The idea of painting a room can sometimes be intimidating, but with these 5 easy steps, you'll see how simple it is to get great results.
The correct sequence of steps is the key to giving any room a quick and refreshing paint makeover. Tip: Start with the ceiling first and then paint the walls.
Step 1 — Clean Ceiling and Walls
Remove dust, dirt, and grease spots (which can ruin a smooth finish) with water, a little mild dishwashing detergent, and a cellulose sponge. Rinse ceiling and walls with clean water to remove the soap residue.
Step 2 — Cut in Around Edges
Beginning at the corner of the room, use a two-inch or 2.5-inch trim brush to "cut in," applying a three-inch strip of coating along the perimeter where the wall and the ceiling meet.
Cut in a section at a time, alternating between cutting in and painting the ceiling to maintain a wet edge and prevent a visible line between the cut-in area and the rest of the ceiling.
Step 3 — Rolling the Ceiling
Before you begin painting the ceiling, remove excess paint on the roller by slowly rolling it back and forth over the ridges of the paint tray.
Start painting near the corner of the room, blending the coating into the ceiling line painted previously. Paint across the width of the ceiling, rather than the length, and make sure to roll in a motion across your body, rather than along your body, to avoid straining your neck and back.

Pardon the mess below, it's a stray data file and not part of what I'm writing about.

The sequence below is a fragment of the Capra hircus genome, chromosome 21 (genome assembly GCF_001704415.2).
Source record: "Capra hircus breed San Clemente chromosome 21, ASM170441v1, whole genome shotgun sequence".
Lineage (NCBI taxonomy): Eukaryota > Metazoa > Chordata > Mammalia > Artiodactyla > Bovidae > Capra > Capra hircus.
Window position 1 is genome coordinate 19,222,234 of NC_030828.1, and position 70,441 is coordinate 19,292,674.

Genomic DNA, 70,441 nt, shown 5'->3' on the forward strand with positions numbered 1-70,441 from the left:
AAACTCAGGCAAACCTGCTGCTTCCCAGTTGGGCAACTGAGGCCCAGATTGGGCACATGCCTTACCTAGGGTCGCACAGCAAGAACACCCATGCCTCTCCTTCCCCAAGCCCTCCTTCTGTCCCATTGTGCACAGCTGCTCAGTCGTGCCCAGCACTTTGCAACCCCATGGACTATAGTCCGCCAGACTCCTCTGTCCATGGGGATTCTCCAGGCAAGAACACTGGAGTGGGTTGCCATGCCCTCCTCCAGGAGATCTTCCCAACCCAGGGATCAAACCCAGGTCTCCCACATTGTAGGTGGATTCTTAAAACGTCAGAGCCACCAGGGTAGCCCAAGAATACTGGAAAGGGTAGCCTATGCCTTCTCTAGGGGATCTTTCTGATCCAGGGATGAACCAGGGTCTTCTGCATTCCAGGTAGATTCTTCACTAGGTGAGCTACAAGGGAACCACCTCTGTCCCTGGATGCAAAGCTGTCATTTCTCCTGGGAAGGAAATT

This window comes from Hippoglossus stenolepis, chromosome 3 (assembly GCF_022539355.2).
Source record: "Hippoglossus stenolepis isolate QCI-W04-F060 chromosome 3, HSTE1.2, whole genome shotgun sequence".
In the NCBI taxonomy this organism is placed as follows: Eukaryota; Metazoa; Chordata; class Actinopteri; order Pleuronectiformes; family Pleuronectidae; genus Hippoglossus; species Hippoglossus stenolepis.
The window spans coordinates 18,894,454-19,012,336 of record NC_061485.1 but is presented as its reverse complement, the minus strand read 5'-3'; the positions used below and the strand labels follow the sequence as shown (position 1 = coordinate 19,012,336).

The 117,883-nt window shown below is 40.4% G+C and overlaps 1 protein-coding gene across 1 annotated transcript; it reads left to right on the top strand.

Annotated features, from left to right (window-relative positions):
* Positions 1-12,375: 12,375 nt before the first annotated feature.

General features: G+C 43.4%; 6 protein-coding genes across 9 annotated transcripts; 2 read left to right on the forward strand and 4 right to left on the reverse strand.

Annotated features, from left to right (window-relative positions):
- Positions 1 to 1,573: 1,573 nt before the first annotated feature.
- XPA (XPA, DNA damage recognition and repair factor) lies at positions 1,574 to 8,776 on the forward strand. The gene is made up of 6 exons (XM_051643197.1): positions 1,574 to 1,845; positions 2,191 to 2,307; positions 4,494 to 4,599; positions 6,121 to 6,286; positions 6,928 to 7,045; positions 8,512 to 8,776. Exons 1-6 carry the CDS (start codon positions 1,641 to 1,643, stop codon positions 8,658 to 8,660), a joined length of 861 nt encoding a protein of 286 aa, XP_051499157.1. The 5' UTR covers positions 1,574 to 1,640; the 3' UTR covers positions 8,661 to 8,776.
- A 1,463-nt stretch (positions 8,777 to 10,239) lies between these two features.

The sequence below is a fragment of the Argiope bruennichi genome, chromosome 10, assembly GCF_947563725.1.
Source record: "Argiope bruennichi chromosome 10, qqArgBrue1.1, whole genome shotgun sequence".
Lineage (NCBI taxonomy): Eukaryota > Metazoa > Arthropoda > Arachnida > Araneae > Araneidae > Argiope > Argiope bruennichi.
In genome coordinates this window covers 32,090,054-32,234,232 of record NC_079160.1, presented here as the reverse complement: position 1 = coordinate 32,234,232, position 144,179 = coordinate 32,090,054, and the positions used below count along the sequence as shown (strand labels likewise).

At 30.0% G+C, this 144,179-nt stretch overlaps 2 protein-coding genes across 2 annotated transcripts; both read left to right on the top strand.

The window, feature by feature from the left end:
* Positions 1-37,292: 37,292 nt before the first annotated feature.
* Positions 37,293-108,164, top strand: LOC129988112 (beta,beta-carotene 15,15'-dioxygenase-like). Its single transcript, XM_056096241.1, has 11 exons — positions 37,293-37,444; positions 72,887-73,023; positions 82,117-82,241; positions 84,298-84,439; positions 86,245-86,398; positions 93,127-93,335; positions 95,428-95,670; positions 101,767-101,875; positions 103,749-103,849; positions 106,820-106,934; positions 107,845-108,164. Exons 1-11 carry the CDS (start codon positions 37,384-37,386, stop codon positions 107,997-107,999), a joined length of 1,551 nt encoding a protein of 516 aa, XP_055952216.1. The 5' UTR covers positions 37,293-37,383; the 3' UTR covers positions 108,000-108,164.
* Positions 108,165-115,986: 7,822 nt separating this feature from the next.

Step 4 — Painting the Walls
Once your ceiling is dry, return to the spot where you began painting. Use a trim brush to carefully cut in along the wall-ceiling line. Extend out two to three inches from windows, doors, and moldings. Once you've cut in around an entire wall area, use a roller to fill in the field.
For efficiency, start in the corner of a wall and roll on a three-by-three-foot W pattern, then fill it in without lifting the roller. Continue in sections until you're finished. Paint one wall at a time.
Step 5 — Painting the Trim
Once the walls are completely dry, place painter's blue tape where the trim meets the wall. Paint the moldings, baseboard and the door and window frames with a two-inch angled brush. When painting your trim, paint the tops of the doors and windows first and work your way down so that you can remove any runs as you go. Paint your baseboards last.
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